Sunday, December 8, 2013

November 23: Visiting Provision

Phil’s chemical prostration continued through today, at least as bad as yesterday. How frustrating for him and us!

Jonelle and I had a productive day, though. We had gone to bed waiting on the paint to dry. The second stage of the Annie Sloan's Chalk Paint process is to put on a wax that will bind to the paint and make it durable (or something like that). Another thing the salespeople didn't mention is that the paint is almost smell-free, but the wax is quite toxic-smelling. Blah.

Bt Jonelle waxed the dresser first thing. Then put on the new handles. It looks fabulous, and makes me smile every time I look at it.

I also have a garage sale bookcase that has been useful, though ugly.

Because we had to mix two colors, Jonelle used the straight navy to paint the bookcase. It was tough to paint in the creases, but after two coats of paint and the wax, it looks entirely different. I love it now!

I enjoyed putting all Phil’s work clothes away. I almost cried to Jonelle that Phil had so few clothes that were fit to be seen in public. She said, “But he’s a farmer. He can wear work clothes that get worn out.” This was a good thought, a continuation of the conversation we had begun earlier in the week. I can think of myself as a person who lives in the country. I can wear clothes I like and change into work clothes if I head out to garden or help Phil. But I don’t have to live in work clothes that are the wrong color or make me feel ugly. I’ll keep a few less-than-stellar things for my work times, but can choose to dress nicely the rest of the time. (Also, I then found bags of professional clothes that Phil had worn when he worked in an office, so he actually has tons of clothes fit to be seen in public; they just haven't seen the light of day in a few years.)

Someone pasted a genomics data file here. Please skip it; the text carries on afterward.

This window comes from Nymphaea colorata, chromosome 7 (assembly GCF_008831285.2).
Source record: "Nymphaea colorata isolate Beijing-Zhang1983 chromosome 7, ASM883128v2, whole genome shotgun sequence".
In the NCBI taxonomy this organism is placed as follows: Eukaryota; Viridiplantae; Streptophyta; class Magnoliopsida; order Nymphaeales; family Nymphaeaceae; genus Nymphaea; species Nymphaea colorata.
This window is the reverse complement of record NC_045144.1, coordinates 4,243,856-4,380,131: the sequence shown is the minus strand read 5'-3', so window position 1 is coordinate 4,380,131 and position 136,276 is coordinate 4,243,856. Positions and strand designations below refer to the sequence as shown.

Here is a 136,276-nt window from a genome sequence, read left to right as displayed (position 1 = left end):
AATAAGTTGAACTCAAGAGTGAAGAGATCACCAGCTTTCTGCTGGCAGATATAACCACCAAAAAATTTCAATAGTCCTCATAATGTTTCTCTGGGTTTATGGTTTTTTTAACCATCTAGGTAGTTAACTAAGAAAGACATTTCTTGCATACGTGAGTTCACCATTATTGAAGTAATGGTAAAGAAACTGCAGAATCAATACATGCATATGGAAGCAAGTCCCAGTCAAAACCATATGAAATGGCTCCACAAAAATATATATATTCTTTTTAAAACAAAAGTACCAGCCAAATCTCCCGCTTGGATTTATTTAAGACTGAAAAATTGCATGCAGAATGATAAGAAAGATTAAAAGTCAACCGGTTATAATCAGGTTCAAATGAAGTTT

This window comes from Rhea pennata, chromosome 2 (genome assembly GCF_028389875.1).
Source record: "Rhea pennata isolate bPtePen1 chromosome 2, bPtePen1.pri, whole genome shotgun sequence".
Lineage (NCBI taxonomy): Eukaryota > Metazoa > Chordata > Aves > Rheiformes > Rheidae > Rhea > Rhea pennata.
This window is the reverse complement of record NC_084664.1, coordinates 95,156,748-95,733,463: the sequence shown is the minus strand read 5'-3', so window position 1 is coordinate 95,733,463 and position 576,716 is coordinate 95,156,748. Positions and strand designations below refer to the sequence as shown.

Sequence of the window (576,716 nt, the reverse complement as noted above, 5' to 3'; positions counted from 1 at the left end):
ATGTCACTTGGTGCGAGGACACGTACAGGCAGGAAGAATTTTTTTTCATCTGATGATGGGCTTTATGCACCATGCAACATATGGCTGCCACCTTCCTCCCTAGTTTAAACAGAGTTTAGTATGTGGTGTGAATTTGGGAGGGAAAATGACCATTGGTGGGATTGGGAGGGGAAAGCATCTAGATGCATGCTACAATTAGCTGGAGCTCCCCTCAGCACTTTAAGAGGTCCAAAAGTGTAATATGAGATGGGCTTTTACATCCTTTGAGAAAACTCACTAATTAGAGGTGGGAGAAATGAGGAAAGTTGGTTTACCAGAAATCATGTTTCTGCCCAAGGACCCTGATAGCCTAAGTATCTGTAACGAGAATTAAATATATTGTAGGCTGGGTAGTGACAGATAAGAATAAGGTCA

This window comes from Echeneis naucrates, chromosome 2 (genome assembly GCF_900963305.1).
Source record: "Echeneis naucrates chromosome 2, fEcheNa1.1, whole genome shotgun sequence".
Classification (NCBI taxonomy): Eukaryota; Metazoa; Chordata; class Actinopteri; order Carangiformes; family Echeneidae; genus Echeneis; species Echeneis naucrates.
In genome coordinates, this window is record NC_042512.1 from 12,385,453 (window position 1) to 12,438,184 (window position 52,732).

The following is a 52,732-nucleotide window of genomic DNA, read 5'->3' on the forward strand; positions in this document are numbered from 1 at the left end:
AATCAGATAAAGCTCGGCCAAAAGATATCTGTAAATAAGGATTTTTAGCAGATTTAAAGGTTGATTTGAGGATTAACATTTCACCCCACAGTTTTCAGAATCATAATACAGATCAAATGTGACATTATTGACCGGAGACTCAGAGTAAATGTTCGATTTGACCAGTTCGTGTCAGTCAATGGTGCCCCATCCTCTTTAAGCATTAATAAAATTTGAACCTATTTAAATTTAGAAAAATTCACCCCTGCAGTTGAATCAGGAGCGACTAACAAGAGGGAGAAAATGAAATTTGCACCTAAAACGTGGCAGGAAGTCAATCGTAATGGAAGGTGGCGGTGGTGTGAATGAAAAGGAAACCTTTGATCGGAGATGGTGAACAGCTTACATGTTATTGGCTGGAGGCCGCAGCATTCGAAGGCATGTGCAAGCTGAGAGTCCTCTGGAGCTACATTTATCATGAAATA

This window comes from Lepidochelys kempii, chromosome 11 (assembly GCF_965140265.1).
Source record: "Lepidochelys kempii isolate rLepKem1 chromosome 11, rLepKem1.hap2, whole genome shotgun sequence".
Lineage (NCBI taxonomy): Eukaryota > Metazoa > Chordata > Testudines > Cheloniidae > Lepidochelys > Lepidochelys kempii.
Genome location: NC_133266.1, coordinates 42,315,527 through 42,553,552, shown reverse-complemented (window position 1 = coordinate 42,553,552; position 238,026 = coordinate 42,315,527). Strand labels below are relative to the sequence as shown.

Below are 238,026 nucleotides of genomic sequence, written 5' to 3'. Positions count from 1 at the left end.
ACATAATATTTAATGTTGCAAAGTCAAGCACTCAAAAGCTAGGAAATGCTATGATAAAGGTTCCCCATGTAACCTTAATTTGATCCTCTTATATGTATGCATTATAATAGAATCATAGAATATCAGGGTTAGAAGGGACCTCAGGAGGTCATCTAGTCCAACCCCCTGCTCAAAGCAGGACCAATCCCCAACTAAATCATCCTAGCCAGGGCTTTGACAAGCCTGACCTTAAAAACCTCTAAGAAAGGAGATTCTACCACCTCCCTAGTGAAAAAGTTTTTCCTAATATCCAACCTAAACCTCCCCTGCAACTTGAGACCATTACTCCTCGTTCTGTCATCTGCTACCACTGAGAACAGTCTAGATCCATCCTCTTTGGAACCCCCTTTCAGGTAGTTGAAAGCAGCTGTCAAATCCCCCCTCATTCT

I was surprised by how the boys eagerly came to try on clothes. Abraham was happy to find three hoodies that fit, and Joe came and wanted to find hoodies, too. I don’t think I was happy to try on clothes when I was their age.

The most amazing moment of the day was when we headed up to move the wardrobe. If we could move the wardrobe, we could finish putting the boys’ clothes away. Jonelle and I scooted the wardrobe over to the door, then tipped it carefully out. “It doesn’t weigh that much!” she said hopefully, to which I replied, “It’s all relative.” But when we actually pulled it out of the door, it was much heavier than we expected.

Just as we were standing, confounded and unsure of what to do next, we heard a yell: “Lykoshes!”

Doug and Denise Bush “happened” to stop by at that precise second. Doug came running when he saw us, and took over the wardrobe moving process, until it was in place. Phew! I think Jonelle and I might have died if we had tried to do that on our own. Such a gracious provision of the Lord, when Phil was completely unable to help.

Jonelle vacuumed the construction debris, thought about nice groupings of wall decorations, and spent an hour or so with me going through a mass of accumulated life-debris (what my mother would call "rummel," which, I have heard, means "sand" in Arabic). I held the sleeping baby and she put things in boxes or give away bag or with like items until the mass appeared more manageable.

After I had managed all day on about four hours of sleep, we went to bed early.

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